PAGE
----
2. All Traffic Sources Report
One of my favorite Google Analytics reports, is the All Traffic Sources report.
If a client asks me how they are doing, it is one of the first places where I go. It gives me a first indication on how their channels — relative to each other — are performing.
It's easy to get there in Google Analytics:
- Navigate to Reporting
- Click on Acquisition
- Click on All traffic
- Click on Source/Medium
- Select Medium
You can learn quite a few things about your SEO performance here.
Some things to note about this channel:
- 15% of your visits (sessions)
- 15% of your conversions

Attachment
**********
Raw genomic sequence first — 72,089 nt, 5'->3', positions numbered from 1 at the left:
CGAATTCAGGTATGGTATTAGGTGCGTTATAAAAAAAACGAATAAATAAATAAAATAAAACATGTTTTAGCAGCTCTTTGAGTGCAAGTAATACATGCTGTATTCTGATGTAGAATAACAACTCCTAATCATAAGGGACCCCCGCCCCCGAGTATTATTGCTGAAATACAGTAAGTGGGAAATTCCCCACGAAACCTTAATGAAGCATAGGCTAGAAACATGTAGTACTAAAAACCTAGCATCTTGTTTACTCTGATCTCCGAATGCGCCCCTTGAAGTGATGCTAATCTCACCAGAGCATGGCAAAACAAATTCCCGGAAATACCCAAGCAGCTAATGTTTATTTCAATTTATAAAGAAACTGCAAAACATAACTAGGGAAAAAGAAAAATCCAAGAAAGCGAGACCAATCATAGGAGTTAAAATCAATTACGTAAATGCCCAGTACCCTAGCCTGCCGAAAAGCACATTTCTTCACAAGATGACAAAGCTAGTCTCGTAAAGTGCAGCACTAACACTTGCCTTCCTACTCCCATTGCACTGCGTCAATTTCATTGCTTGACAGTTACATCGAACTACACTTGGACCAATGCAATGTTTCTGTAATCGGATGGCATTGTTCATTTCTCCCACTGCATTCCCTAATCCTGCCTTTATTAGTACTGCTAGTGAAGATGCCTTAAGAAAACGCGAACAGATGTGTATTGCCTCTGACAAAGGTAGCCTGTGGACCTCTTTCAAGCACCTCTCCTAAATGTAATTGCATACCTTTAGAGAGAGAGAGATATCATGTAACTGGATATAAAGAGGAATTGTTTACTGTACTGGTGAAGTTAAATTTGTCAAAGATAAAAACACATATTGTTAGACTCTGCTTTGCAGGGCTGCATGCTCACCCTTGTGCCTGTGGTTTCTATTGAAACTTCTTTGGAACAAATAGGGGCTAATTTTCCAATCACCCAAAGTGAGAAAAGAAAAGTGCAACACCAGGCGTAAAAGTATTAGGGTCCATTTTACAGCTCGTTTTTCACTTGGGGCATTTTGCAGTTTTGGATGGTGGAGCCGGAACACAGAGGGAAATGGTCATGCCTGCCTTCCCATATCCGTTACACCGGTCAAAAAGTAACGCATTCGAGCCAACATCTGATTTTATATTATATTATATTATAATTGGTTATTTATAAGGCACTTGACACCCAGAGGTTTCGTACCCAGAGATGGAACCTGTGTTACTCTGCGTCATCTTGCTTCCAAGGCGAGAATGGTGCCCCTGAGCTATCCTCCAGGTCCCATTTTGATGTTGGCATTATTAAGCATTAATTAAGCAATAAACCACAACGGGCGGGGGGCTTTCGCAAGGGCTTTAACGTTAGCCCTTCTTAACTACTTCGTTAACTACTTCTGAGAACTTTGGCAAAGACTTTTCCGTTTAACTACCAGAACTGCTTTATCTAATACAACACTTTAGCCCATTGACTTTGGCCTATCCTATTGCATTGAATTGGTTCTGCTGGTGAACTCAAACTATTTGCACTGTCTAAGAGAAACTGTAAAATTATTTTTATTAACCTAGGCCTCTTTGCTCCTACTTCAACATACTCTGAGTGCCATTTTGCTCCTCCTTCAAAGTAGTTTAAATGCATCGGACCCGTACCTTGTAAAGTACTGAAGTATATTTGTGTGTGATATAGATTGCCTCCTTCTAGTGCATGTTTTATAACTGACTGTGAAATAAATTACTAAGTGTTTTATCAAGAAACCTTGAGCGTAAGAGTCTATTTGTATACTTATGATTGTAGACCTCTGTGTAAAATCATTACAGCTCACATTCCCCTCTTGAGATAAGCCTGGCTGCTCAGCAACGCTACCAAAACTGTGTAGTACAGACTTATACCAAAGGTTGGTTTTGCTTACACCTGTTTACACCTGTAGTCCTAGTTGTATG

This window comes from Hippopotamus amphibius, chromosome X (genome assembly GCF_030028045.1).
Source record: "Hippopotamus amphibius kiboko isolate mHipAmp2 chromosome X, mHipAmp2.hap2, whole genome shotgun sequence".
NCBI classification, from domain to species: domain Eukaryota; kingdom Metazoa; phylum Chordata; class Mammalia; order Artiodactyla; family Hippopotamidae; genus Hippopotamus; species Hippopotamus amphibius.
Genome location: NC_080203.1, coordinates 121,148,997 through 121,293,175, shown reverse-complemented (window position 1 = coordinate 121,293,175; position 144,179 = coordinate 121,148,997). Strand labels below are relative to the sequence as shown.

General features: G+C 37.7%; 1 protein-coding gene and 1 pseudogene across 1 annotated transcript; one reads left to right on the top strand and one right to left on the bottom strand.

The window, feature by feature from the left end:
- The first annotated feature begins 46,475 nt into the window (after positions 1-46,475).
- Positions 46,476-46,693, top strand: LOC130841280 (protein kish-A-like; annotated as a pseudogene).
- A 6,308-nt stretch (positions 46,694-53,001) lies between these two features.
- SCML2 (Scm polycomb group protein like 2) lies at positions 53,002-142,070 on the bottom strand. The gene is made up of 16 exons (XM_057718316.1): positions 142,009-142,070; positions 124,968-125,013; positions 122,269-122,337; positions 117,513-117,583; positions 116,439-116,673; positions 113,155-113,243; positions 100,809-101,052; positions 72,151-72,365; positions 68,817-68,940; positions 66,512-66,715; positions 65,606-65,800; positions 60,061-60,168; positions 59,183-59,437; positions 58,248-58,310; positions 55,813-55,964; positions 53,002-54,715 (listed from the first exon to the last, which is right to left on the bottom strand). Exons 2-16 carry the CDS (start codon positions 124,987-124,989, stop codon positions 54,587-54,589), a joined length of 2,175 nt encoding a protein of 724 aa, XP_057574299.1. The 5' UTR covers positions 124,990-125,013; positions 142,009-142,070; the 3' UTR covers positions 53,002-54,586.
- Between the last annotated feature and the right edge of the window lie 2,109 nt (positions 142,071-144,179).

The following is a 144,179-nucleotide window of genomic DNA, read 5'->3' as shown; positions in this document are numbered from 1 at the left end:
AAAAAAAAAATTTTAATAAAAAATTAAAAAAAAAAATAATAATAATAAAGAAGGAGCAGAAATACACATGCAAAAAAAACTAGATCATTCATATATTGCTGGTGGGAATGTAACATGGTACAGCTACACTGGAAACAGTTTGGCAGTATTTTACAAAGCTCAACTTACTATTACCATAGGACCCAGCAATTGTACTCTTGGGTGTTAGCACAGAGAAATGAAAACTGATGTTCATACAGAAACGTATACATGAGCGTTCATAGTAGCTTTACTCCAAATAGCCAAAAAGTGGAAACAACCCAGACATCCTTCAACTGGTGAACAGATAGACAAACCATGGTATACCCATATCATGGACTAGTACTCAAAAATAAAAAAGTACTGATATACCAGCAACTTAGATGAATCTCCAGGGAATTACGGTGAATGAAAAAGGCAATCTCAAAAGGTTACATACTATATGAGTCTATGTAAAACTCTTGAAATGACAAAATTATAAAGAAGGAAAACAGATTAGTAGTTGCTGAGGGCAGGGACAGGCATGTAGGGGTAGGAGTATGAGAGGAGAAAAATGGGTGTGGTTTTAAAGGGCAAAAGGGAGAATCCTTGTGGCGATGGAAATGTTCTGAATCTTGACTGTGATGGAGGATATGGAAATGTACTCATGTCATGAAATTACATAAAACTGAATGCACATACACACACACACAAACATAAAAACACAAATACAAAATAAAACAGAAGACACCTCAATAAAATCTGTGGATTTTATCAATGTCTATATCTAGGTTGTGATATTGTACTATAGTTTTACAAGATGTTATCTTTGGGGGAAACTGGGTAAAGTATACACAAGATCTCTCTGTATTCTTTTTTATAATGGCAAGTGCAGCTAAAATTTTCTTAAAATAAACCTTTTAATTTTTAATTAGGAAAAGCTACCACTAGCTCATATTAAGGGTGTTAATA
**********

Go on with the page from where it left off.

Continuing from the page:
- It performs on average relatively to the other channels
- CPC (mainly AdWords) has the highest conversion rate; it tends to be the most "commercial" channel in general.
It gives you some good first insights to judge whether your online marketing mix is in balance or not.
As a next step I recommend to take a look at the organic landing pages. This gives you an indication of the balance of brand and non-brand searches and sessions.
3. Organic Landing Pages Report
I use the same data set here so you will recognize the numbers.
Follow these steps to select the right Google Analytics report:
- Click on Organic (in column "medium")
- Click on Other and select Landing Page
Here we go:
Landing page # 1, 3 and 8 are three "homepages" for three different countries this website targets.
I assume that a lot of traffic that lands on the homepage is brand related. On this particular website the homepage doesn't rank for many non-brand terms.